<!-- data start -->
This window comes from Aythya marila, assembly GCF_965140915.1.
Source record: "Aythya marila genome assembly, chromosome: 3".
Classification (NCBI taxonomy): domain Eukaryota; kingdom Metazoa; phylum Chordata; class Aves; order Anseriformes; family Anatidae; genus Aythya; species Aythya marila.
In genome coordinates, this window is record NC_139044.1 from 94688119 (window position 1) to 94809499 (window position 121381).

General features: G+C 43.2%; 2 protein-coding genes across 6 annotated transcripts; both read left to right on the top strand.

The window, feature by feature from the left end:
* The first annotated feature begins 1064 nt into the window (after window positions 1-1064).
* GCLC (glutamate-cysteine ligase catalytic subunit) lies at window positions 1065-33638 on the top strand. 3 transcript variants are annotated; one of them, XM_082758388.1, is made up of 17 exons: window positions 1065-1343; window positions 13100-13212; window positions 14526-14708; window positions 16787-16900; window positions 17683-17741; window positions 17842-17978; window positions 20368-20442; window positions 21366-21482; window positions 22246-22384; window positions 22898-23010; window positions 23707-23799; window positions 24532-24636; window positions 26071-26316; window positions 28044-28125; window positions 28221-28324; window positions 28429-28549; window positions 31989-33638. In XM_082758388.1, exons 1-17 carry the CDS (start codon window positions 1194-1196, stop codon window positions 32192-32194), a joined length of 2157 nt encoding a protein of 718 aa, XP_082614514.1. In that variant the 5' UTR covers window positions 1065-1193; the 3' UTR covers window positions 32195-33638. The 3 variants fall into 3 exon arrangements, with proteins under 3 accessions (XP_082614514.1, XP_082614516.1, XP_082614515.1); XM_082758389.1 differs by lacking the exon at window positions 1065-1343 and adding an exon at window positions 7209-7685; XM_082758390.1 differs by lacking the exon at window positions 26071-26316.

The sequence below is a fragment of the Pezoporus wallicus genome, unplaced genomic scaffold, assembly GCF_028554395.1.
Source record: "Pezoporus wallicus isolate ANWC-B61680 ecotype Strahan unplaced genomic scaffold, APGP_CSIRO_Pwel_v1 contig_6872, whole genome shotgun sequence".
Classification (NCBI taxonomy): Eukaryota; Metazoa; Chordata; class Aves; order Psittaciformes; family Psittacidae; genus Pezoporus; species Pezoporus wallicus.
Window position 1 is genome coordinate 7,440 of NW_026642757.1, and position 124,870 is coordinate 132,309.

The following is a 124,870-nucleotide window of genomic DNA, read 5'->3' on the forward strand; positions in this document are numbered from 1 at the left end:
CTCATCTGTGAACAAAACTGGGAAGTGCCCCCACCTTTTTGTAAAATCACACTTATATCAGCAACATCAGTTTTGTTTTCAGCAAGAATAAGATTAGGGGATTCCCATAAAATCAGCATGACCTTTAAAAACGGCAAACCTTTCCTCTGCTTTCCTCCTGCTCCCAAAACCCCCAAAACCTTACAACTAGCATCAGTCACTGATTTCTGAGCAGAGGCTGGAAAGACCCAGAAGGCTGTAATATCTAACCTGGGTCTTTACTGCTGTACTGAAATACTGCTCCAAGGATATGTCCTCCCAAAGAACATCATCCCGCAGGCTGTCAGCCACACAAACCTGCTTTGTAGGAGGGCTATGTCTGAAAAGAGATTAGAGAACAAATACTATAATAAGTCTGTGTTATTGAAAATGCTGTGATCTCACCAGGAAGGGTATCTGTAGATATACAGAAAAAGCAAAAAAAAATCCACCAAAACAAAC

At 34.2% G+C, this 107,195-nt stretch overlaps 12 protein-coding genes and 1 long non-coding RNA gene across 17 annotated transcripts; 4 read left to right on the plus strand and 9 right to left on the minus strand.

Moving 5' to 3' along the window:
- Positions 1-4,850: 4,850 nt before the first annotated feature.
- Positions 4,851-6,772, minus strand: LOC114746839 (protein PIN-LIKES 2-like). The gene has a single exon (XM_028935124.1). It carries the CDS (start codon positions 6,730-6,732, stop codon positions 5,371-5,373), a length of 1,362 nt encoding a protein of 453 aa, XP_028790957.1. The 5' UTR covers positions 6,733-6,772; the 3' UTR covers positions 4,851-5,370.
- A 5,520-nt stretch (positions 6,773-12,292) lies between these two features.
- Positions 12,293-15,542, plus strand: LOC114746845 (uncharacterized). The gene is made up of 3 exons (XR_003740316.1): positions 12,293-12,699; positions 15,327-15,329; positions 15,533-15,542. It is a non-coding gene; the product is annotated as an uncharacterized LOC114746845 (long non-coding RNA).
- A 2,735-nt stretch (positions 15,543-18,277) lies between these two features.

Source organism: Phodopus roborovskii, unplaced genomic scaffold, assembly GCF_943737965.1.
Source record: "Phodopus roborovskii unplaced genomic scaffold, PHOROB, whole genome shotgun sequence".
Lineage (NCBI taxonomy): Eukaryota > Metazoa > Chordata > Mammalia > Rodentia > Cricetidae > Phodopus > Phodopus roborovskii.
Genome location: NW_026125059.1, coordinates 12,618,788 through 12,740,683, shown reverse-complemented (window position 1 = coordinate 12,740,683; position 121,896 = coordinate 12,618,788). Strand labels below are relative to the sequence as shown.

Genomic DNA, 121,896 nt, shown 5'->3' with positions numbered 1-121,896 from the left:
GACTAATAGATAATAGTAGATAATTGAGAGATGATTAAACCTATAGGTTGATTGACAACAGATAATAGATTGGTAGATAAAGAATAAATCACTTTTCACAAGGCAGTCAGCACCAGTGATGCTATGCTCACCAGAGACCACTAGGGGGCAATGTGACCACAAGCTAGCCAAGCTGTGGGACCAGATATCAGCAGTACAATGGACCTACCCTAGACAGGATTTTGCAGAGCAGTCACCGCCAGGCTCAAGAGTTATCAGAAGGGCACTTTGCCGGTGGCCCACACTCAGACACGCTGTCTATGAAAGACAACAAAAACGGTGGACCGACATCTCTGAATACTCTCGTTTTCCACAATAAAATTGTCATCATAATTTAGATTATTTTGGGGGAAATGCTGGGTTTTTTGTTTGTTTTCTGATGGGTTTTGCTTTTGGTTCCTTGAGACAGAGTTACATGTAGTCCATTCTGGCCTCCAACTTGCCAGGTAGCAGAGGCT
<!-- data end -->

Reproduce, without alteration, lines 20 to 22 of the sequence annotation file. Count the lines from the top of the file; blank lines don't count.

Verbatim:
- Positions 12,293-15,542, plus strand: LOC114746845 (uncharacterized). The gene is made up of 3 exons (XR_003740316.1): positions 12,293-12,699; positions 15,327-15,329; positions 15,533-15,542. It is a non-coding gene; the product is annotated as an uncharacterized LOC114746845 (long non-coding RNA).
- A 2,735-nt stretch (positions 15,543-18,277) lies between these two features.

Source organism: Phodopus roborovskii, unplaced genomic scaffold, assembly GCF_943737965.1.